Business students get schooled in professional skills, etiquette

As Beth Reutter explains the difference between American and Continental styles of eating, the correct way to sit down in a chair and various other aspects of etiquette, one might assume she is lecturing to a room full of debutantes. But in reality, she is educating a very different crowd.

While some students decided to celebrate the end of classes Wednesday evening by partying, about 100 freshmen in Business concluded the semester in their Business 101 course as they sat down to a formal meal, held in the Peabody Private Dining Room. However, what may have seemed like a free meal was actually a seminar, designed to teach them etiquette standards in the business world.

“You’re not here for the food tonight, by the way,” Reutter, a teaching associate and the program coordinator of the hospitality management program at the University, told the students. “You’re doing business, you’re networking.”

As students dined through the three-course meal, they listened to Reutter present basic etiquette information they would be expected to know at any business meeting conducted over lunch or dinner, such as how to identify a salad fork from a dinner fork and how to use a napkin correctly.

“Etiquette is all about details and making life easier for other people,” Reutter said during her presentation. “Fortune 500 companies expect you to handle yourselves at the table. While this may seem like a social event, you are at a business event.”

The meal was held after the students’ final presentations for the introductory business class and was sponsored by Bosch, a consumer appliance and tool company, which allowed for the meal to be provided at no cost to students. The meal and seminar program cost the company between $2,000 and $3,000, according to Amy Fruehling, the senior associate director for Business Career Services who organized the evening.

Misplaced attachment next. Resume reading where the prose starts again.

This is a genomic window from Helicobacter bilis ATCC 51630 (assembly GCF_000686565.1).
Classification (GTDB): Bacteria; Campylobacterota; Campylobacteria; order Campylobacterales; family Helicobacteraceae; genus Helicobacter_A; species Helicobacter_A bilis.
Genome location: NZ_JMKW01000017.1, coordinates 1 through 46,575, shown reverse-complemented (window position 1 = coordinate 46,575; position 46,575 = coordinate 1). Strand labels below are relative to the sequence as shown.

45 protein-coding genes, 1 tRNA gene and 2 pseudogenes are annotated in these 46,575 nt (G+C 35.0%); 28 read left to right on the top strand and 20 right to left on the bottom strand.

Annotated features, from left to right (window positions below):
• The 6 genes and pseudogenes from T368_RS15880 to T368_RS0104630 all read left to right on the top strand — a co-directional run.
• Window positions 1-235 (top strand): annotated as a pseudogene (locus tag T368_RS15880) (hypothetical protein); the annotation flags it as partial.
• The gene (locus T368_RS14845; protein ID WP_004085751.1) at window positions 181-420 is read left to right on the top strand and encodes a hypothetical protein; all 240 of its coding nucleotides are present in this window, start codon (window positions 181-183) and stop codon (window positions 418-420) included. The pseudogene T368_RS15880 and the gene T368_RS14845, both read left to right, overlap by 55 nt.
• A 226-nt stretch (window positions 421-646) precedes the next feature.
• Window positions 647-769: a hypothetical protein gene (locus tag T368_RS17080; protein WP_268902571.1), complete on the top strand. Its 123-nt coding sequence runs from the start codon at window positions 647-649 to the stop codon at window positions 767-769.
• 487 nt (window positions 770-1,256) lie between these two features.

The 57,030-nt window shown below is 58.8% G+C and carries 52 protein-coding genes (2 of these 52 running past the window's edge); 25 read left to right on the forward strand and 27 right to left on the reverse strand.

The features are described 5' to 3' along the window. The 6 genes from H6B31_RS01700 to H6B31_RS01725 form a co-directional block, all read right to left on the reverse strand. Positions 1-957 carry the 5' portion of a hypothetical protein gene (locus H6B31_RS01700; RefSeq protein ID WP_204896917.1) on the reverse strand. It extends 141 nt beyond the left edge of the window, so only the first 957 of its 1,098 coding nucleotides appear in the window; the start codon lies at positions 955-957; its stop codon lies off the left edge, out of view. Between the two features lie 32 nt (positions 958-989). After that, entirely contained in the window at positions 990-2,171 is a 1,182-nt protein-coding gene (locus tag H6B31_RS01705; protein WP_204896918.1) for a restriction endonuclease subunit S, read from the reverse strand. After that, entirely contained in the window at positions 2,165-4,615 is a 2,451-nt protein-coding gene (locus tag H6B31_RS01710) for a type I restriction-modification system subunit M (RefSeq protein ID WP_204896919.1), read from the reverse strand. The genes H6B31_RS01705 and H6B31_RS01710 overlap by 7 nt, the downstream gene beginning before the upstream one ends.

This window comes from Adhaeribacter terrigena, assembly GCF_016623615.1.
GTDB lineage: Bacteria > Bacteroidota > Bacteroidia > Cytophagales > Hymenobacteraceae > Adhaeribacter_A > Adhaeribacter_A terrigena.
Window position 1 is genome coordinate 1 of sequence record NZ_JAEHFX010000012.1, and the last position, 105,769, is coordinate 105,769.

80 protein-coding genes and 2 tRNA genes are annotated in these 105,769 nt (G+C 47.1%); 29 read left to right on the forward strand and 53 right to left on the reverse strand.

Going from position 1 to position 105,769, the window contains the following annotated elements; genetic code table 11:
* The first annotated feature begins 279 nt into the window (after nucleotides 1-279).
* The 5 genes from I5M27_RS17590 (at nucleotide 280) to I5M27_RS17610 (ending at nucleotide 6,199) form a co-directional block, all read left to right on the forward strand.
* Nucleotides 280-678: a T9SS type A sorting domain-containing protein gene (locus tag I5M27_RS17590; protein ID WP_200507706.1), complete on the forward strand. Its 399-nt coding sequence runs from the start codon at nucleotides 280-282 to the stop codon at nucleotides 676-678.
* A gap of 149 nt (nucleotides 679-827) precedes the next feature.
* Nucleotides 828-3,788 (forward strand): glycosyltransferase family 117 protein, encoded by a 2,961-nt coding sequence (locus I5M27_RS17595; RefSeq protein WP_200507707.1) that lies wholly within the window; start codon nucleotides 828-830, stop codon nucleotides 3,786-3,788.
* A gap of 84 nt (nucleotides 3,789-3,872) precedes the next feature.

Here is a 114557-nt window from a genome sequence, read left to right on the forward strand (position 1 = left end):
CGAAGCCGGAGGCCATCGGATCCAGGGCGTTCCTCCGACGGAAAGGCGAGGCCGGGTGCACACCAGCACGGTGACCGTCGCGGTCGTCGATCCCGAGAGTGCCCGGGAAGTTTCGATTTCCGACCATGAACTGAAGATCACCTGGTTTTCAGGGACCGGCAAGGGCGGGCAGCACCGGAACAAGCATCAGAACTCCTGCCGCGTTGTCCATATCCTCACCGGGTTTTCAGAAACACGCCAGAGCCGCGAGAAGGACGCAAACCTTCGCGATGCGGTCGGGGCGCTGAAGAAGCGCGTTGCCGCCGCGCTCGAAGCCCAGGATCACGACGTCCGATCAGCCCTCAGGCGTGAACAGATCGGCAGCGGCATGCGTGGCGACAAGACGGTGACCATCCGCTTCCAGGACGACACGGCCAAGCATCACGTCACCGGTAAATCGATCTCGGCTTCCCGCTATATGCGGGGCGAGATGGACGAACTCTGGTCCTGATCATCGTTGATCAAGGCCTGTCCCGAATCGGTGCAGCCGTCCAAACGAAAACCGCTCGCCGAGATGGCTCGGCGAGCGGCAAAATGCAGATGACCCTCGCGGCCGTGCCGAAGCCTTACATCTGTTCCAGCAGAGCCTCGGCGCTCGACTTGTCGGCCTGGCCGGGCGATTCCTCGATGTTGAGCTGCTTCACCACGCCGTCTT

“It’s kind of a fun way to go out with your fellow class of 2013 and learn these important skill sets at the same time,” said Mary Hvizdos, a freshman who attended the dinner. “I’ll probably take away the subtleties of the different ways to handle yourself, and the subtle inferences employers use to build opinions of you.”

Reutter made a point of explaining to the students the difference between the social and business worlds.

“In the business world there is no gender,” she said. “In the social world, there is and it’s usually the men taking care of women.”

Even with finals right around the corner, many of the students thought the meal was worth their time.

“In the business world, you’re going to need to know this stuff,” said Tunde Babarinsa, another freshman who attended the seminar. “It’s essential. It’s important to know the proper way to act and behave when you’re in a business meeting or anything that’s business pertained.”

Although freshmen may not learn these skills with the same urgency as a junior or senior, organizers say the event will help younger students both in the short and long run.

“They won’t be going out to interviews right away, but they may be job-shadowing professionals,” Fruehling said. “If they go out to lunch or dinner, we want them to understand what to do and how to act professionally. We wanted to get students thinking about companies and career paths and interested in them.”